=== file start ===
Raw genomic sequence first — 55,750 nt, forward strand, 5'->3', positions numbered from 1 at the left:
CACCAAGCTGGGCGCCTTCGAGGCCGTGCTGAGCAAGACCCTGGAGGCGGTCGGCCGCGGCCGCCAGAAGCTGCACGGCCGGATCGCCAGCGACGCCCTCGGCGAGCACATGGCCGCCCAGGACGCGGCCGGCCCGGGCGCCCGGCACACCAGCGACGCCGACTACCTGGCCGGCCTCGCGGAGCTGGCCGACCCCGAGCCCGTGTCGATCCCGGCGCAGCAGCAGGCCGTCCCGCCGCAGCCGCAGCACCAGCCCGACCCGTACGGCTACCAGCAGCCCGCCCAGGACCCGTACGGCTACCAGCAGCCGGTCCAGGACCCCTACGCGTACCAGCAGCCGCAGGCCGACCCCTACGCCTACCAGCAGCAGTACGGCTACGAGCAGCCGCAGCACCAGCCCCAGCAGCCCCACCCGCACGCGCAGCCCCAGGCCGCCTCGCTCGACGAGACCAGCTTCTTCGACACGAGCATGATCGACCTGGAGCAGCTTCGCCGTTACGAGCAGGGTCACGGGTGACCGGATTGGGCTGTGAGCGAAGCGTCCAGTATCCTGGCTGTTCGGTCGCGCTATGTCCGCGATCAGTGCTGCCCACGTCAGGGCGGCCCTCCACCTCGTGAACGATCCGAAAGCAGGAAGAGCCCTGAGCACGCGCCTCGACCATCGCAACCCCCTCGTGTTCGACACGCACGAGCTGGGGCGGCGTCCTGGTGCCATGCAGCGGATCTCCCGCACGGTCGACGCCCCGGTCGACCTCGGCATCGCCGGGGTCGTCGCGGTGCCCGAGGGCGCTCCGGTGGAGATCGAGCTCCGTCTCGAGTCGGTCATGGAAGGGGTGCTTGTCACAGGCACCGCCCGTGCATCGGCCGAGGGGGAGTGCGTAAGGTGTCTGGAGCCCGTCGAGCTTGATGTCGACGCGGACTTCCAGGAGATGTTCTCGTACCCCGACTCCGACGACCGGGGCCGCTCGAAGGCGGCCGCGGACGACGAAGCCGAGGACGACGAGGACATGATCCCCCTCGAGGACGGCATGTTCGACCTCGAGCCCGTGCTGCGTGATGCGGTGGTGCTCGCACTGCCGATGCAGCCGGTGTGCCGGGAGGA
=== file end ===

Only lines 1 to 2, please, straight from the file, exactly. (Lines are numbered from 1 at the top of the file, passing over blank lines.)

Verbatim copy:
Raw genomic sequence first — 55,750 nt, forward strand, 5'->3', positions numbered from 1 at the left:
CACCAAGCTGGGCGCCTTCGAGGCCGTGCTGAGCAAGACCCTGGAGGCGGTCGGCCGCGGCCGCCAGAAGCTGCACGGCCGGATCGCCAGCGACGCCCTCGGCGAGCACATGGCCGCCCAGGACGCGGCCGGCCCGGGCGCCCGGCACACCAGCGACGCCGACTACCTGGCCGGCCTCGCGGAGCTGGCCGACCCCGAGCCCGTGTCGATCCCGGCGCAGCAGCAGGCCGTCCCGCCGCAGCCGCAGCACCAGCCCGACCCGTACGGCTACCAGCAGCCCGCCCAGGACCCGTACGGCTACCAGCAGCCGGTCCAGGACCCCTACGCGTACCAGCAGCCGCAGGCCGACCCCTACGCCTACCAGCAGCAGTACGGCTACGAGCAGCCGCAGCACCAGCCCCAGCAGCCCCACCCGCACGCGCAGCCCCAGGCCGCCTCGCTCGACGAGACCAGCTTCTTCGACACGAGCATGATCGACCTGGAGCAGCTTCGCCGTTACGAGCAGGGTCACGGGTGACCGGATTGGGCTGTGAGCGAAGCGTCCAGTATCCTGGCTGTTCGGTCGCGCTATGTCCGCGATCAGTGCTGCCCACGTCAGGGCGGCCCTCCACCTCGTGAACGATCCGAAAGCAGGAAGAGCCCTGAGCACGCGCCTCGACCATCGCAACCCCCTCGTGTTCGACACGCACGAGCTGGGGCGGCGTCCTGGTGCCATGCAGCGGATCTCCCGCACGGTCGACGCCCCGGTCGACCTCGGCATCGCCGGGGTCGTCGCGGTGCCCGAGGGCGCTCCGGTGGAGATCGAGCTCCGTCTCGAGTCGGTCATGGAAGGGGTGCTTGTCACAGGCACCGCCCGTGCATCGGCCGAGGGGGAGTGCGTAAGGTGTCTGGAGCCCGTCGAGCTTGATGTCGACGCGGACTTCCAGGAGATGTTCTCGTACCCCGACTCCGACGACCGGGGCCGCTCGAAGGCGGCCGCGGACGACGAAGCCGAGGACGACGAGGACATGATCCCCCTCGAGGACGGCATGTTCGACCTCGAGCCCGTGCTGCGTGATGCGGTGGTGCTCGCACTGCCGATGCAGCCGGTGTGCCGGGAGGA